[eta]r = 1 + 2.5[PHI] + 10.05[[PHI].sup.2] + 000273exp(16.6[PHI])
where [PHI] is the internal fraction of the emulsion and [eta]r is the relative viscosity.
[FIGURE 4 OMITTED]
For the other membranes of W1/O= 60/40 and 50/50, the viscosity did not reach the values obtained with the membrane of 30/70. This can be explained by the possibility of the 30/70 membranes to swell much more before breaking in comparison with the other two, because of a thicker membrane.
The breaking of the multiple emulsions is thus easier for the 60/40 formulation, followed by the 50/50 and finally by the 30/70. As explained above, the release is mainly through the breaking mechanism, and then the control of the timing could be achieved by varying the thickness of the membranes. This could be useful in the dosing of drugs in the case of pharmaceutical applications, in the releasing of catalysts or reactants in the chemical industry, or in the design of processes where the drops do not break at certain residence time intervals. Moreover, a combination of different multiple emulsions with membranes of different thickness could be used to control the breaking times.
Different agitation speeds were compared to observe their influence on the breaking of the emulsions. The results (Figure 5) showed the following pattern: At the slowest speed, the breaking is the least, and as the speed is increased, the breaking of the emulsion increases until a limit tends to be reached. This can be explained by the fact that as the power applied into the emulsion is increased, there are more collisions between the droplets and between the droplets and the impeller and baffles. But there is always a limit reached in the breaking of the droplets, i.e., there is a minimum size of droplet, no matter what the speed (energy) introduced into the emulsion is. This limit is given when the energy is no longer useful in breaking the droplets, due to their small size, and is dissipated in form of heat. In this case, at 500 and 650rpm, the maximal viscosity is reached at the same time.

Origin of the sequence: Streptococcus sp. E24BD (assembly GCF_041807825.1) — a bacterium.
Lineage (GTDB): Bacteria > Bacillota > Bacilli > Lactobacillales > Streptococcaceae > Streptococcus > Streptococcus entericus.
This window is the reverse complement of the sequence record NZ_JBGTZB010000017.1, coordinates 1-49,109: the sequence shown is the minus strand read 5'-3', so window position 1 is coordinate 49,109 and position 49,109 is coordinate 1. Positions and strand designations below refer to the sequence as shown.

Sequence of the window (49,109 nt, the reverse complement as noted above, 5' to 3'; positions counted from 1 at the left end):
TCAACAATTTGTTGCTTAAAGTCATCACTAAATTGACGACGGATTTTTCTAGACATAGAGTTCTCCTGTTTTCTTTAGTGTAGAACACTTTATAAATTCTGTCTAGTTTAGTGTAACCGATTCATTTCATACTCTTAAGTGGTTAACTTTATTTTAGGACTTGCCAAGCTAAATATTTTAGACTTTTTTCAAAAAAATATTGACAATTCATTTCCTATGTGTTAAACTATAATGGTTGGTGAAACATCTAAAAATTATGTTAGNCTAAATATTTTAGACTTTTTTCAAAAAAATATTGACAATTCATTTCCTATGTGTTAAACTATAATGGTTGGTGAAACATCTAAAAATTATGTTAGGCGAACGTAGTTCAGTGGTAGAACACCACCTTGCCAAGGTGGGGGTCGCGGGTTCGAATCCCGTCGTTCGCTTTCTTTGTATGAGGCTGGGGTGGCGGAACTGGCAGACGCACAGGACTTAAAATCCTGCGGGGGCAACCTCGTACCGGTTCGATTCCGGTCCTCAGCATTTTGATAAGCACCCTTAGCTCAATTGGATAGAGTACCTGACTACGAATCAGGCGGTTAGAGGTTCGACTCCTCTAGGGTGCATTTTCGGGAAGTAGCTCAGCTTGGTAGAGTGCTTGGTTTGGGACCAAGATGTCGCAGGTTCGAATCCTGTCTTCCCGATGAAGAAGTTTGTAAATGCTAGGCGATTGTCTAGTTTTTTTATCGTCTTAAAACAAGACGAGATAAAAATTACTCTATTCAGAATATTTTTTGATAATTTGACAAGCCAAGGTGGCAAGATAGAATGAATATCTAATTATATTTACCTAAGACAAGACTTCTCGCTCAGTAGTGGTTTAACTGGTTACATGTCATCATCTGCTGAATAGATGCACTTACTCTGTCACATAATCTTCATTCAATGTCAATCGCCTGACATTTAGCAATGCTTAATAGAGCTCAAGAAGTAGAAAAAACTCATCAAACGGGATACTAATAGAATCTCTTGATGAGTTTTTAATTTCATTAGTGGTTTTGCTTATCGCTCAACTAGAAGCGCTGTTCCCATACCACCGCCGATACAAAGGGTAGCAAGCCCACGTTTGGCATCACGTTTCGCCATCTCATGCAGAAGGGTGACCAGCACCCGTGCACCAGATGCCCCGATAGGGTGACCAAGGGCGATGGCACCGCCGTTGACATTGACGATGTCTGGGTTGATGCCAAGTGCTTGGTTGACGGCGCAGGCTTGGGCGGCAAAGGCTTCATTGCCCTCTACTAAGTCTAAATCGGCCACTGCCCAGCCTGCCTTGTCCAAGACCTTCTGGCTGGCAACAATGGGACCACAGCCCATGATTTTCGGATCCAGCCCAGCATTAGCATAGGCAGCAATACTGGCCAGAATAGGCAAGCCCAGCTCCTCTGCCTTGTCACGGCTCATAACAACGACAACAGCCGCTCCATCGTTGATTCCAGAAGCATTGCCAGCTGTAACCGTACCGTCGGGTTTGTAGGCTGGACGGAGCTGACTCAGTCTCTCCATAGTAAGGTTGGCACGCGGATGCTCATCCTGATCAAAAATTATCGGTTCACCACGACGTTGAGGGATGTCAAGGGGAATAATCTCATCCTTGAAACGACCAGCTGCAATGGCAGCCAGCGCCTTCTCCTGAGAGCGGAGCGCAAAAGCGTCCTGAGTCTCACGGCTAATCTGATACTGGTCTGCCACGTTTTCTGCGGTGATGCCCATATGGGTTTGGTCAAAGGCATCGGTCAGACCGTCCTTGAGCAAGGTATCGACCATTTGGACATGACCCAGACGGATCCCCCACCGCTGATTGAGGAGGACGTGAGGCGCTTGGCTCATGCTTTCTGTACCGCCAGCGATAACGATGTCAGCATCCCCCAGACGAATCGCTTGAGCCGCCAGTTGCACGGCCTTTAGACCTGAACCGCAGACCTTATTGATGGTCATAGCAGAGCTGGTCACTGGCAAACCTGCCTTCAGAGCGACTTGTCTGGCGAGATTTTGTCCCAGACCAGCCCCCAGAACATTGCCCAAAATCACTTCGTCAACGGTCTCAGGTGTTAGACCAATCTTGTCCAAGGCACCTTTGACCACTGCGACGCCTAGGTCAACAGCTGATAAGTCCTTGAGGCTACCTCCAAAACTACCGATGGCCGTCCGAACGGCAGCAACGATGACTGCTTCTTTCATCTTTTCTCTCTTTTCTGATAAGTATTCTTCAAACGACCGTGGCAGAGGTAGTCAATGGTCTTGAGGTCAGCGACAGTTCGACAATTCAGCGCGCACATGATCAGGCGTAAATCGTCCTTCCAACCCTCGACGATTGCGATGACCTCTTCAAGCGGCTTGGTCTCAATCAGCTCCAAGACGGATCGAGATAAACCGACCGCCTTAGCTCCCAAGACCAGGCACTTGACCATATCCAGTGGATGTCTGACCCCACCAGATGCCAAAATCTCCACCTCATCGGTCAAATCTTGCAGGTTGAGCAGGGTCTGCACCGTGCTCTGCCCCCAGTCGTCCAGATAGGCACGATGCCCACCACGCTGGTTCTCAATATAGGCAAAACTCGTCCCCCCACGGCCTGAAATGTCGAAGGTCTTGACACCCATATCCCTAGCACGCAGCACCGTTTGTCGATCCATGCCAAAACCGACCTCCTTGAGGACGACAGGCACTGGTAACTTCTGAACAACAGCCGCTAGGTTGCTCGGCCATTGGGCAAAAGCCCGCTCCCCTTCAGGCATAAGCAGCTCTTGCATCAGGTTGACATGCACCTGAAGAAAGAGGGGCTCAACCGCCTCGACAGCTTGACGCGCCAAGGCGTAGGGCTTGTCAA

[FIGURE 5 OMITTED]
Finally, under the microscope it was observed that nearly all the droplets increased their size and broke in a stepwise manner, by layers; first the inner droplets nearer to the surface of the oily droplet, then the next ones and so on. Only a few droplets, which contained only one inner droplet, broke in one step. This observation corroborates the behavior obtained with the rheological and conductivity measurements.